11. Mike Mumford says:

    Gwyn Headley says:
    2012/08/07 at 22:17
    Damn! Now I have to spend more money as a result of my blog. I’ll buy your Wainwright’s Snowdonia, Mike. I just didn’t know it was available. So a lot of this is down to publicity.
    YES THAT’S RIGHT Gwyn your next topic must be “How you activate the right publicity”. All your readers need to know a cost effective way to do their own thing.

  12. Suz says:

    The apple Ibook format/Ipad app area for illustrated ebooks seems a good area to get into. The ipad dominance could prove very useful.

    The kindle is restricted by being mono but there are kindle readers for desktops and ipads which show full colour so I wouldn’t necessarily dismiss that market either. I’m sure a colour kindle will appear in due course too.

    An illustrated ebook needs to be more than a book. It needs to be a full experience that can’t easily be replicated with paper.

    • Gwyn Headley says:

      KIndle on the iPad looks very good in full colour. I don’t know when the colour Kindle Fire will be released in the UK. I haven’t seen when and there is no flurry of excitement from my US friends. Maybe it hasn’t been too successful?

      Suz, what you are describing is an “enh•nc•d” ebook, but I can’t bring myself to use the horrible word. Can you come up with a better name for it?

      • Suz says:

        Interactive book. Immersive book? Possibly not…

        I know girls are often turned off by technology and gaming. Perhaps the ‘enhanced’ book experience is something that could be targetted at them?

  13. Derek Metson says:

    Picking up on the points about publicity….

    You had some excellent coverage in the Daily Mail when the books first appeared.

    I am sure there is information available giving contacts for local and regional newspapers and magazines all round the country.

    With the writing and technical expertise available to Heritage why not contact all of them (by whatever means) with a single picture relevant to each one’s area and a covering write up that ‘this is one of many in a quirky and fun ebook titled “Follies of …..” and available at …..

    I’ve often heard it said that local advertising can be more successful than national….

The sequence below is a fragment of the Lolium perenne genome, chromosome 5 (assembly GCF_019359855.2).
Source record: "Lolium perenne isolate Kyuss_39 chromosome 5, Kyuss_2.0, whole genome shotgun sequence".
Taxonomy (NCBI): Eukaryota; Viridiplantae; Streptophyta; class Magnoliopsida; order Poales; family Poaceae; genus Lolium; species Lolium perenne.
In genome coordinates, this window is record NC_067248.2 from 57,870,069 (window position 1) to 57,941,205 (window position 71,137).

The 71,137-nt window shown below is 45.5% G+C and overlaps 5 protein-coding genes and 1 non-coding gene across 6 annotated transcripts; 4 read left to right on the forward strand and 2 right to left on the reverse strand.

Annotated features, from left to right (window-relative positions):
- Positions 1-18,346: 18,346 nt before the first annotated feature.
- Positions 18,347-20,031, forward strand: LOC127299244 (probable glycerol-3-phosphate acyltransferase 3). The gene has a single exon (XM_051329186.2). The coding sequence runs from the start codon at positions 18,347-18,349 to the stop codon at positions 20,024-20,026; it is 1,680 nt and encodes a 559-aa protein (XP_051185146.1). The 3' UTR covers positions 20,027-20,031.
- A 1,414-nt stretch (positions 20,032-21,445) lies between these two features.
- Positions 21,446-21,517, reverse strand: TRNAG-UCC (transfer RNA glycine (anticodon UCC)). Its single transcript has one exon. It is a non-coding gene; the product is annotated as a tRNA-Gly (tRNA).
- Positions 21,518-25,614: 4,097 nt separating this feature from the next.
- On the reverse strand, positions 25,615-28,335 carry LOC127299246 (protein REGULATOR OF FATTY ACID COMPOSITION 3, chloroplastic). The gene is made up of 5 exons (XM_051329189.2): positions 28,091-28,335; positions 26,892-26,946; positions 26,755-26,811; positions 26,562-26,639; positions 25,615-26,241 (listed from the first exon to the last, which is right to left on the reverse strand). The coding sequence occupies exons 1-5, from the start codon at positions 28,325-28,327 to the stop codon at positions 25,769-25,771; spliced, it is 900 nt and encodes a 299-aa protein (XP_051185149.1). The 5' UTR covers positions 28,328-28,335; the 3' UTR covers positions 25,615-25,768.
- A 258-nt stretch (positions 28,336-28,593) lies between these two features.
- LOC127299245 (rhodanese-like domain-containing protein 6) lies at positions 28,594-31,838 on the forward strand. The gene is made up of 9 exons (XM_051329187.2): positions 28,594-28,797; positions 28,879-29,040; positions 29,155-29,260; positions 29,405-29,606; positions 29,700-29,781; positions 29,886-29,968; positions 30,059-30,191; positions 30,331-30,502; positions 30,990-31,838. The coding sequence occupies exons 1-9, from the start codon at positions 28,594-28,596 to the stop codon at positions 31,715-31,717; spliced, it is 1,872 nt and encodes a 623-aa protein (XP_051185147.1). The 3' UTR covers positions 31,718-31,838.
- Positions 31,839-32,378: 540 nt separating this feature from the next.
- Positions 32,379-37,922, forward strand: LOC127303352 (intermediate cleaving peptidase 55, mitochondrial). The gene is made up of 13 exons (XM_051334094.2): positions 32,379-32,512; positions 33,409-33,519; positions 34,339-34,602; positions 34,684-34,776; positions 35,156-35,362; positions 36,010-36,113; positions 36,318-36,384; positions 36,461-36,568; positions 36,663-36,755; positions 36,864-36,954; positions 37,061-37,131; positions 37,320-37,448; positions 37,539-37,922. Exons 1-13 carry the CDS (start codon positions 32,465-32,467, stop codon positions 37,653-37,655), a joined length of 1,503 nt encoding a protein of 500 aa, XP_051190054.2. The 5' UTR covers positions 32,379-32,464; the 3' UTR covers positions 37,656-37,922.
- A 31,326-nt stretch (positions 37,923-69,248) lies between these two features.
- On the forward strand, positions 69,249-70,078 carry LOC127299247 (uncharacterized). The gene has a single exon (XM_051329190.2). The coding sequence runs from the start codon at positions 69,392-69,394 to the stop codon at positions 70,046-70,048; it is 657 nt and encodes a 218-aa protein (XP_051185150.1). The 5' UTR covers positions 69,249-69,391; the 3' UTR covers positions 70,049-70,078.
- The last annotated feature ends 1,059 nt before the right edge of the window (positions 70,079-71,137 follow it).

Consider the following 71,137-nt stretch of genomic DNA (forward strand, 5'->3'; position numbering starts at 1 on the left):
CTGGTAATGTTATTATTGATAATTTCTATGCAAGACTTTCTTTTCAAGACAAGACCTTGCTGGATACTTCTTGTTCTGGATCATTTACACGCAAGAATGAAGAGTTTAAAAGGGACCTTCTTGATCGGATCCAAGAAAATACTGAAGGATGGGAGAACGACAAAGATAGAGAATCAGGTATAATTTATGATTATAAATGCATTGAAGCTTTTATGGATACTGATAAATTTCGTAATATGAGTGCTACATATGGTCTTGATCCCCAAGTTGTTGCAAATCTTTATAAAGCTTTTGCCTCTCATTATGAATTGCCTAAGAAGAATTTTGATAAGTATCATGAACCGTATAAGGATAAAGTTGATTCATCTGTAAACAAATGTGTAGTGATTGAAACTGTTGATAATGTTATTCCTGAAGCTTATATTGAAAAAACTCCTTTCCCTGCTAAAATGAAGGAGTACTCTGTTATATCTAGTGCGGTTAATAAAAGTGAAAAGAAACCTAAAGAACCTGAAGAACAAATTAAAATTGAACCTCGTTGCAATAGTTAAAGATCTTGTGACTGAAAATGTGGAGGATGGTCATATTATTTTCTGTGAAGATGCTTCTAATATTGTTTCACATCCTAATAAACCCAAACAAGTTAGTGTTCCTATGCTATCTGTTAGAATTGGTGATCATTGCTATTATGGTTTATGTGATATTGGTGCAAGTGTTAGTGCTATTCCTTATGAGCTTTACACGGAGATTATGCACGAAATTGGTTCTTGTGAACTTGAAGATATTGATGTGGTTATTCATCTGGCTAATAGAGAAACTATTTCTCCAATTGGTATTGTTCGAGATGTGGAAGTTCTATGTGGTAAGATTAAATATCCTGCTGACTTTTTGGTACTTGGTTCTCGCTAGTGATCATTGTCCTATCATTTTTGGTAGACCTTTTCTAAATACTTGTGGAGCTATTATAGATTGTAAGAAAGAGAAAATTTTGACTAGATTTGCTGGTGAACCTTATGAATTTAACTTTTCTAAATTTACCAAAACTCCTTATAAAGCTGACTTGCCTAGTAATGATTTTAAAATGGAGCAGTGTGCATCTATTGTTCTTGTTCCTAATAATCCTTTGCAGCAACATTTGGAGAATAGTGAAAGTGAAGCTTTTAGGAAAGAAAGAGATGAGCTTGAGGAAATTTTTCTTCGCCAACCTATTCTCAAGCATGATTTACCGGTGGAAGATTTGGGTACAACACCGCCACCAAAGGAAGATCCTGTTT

Incidentally, know anyone who wants to buy 8000 books … we want to retire (sort of) having attained the same age group as Gwyn.

    • Gwyn Headley says:

      Oh, Derek! We think alike! When we launched the series I wrote to the tourist information office in every English county or area — 40 of them — showing them a photo from their local book, the ebook’s cover and offering them a free sample copy.

      Can you guess how many responded?

      Correct. None.

      • Gwyn Headley says:

        Just remembered — if you tune in to Channel 4’s Restoration Man at 8pm on Thursday 16th August you will see Fat Man Walking Up Hill and hopefully a screen credit for Heritage Ebooks.

        • Derek Metson says:

          I was thinking more of local newspapers. If they’re all like the ones round this area, they don’t want to pay for anything, but anything that’s free……

          Same applies to TV as is very clear these days ‘Send us your lovely FREE photos of ……. and have the honour of seeing them on TV!

          When we got our first Kodak Portrait Award in 1980, the local paper captioned the pic ‘Kojak Award’, it was a little girl with ringlets. BBC TV East used the story AND sent a cheque for £19 something for using the pic. How times have changed!

          Even so, why not the papers?

  14. Len Sparrow says:

    Gwyn, I too are not keen on Kindle in monochrome and I still take your printed book from 1986 with me when I go folly hunting. I bought several of the English Follies counties and they look great in colour on my laptop but I am underwhelmed with the Kindle version. The possibilty of a colour Kindle in due course does certainly interest me and I wait with bated breath! Ipads, smartphones etc leave me cold but then I am even older than you Gwyn!

  15. Andy Coleman says: